Pundits repeatedly say that Ukraine is winning the information war. Is this true, and if so why and how? What does this mean for how wars are waged going forward and what does this tell us about the role of strategic communications, not just in war time but in peace time too?
Hostile state actors are leveraging existing and emerging capabilities in information manipulation to undermine global cooperation and weaken support for liberal democracy. Yet Western Government Communications structures have largely been slow to adapt to the digital age, let alone the geopolitical threats within it – leaving them and their citizens vulnerable to Foreign Information Manipulation and Interference (FIMI). What are the implications of this on democratic governance and what can be done to build resilience?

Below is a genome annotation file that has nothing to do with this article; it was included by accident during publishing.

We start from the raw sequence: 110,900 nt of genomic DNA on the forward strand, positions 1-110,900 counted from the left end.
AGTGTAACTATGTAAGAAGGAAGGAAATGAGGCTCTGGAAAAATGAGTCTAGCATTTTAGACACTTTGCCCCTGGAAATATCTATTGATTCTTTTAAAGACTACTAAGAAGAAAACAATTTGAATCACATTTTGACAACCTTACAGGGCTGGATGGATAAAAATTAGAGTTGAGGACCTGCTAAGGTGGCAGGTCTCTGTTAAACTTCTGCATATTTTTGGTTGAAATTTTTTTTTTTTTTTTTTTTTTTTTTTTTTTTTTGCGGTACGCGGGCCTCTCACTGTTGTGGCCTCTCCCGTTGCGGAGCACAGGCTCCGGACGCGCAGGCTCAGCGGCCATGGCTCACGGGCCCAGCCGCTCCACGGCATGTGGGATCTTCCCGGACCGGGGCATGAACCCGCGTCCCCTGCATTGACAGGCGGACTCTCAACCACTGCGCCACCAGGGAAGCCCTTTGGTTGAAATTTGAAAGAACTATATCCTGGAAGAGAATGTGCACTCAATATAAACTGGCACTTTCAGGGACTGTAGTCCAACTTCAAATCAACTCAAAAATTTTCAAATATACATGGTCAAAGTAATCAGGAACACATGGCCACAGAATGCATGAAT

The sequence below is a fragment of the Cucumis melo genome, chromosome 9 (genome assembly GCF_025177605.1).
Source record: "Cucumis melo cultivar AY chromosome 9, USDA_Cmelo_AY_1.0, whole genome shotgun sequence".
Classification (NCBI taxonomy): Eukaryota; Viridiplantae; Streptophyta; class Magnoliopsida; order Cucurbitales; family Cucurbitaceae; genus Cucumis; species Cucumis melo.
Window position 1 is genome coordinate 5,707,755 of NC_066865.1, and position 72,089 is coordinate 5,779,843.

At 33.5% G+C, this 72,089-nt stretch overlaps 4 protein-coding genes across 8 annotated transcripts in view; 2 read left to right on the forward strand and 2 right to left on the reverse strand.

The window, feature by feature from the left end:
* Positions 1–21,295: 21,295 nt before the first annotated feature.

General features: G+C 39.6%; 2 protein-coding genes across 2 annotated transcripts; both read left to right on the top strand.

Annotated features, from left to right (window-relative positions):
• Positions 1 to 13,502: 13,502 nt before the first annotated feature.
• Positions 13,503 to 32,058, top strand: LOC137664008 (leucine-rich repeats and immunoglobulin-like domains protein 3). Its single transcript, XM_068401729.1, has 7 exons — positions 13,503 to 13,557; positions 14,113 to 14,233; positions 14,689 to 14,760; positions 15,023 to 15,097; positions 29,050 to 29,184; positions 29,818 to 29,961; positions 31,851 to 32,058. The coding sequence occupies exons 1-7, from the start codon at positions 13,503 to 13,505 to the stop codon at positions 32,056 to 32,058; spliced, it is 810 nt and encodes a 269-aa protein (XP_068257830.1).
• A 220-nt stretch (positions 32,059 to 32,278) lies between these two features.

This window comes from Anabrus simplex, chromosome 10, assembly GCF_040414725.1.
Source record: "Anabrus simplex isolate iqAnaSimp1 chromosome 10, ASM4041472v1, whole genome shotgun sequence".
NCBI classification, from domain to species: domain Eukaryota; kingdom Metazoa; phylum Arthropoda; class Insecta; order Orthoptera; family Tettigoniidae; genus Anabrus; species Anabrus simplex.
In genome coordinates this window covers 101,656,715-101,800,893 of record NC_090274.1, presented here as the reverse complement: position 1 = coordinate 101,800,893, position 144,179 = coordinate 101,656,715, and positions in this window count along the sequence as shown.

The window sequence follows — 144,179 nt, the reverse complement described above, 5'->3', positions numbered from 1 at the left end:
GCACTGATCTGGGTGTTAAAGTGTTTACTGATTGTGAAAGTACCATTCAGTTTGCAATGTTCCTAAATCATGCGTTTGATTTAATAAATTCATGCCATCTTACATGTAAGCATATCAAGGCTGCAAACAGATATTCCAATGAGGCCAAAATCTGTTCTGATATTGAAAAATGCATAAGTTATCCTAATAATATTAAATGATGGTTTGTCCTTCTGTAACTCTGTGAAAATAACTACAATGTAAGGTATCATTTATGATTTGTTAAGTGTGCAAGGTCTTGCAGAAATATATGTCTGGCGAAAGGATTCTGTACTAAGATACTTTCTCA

Join the Shorenstein Center for a discussion with:
- Henry Collis, Director at the Center for Information Resilience, formerly UK National Security Secretariat
- Camilla Monckton, Shorenstein Fellow and Head of Strategic Communications – International Engagement in the UK Cabinet Office
Lunch will be provided!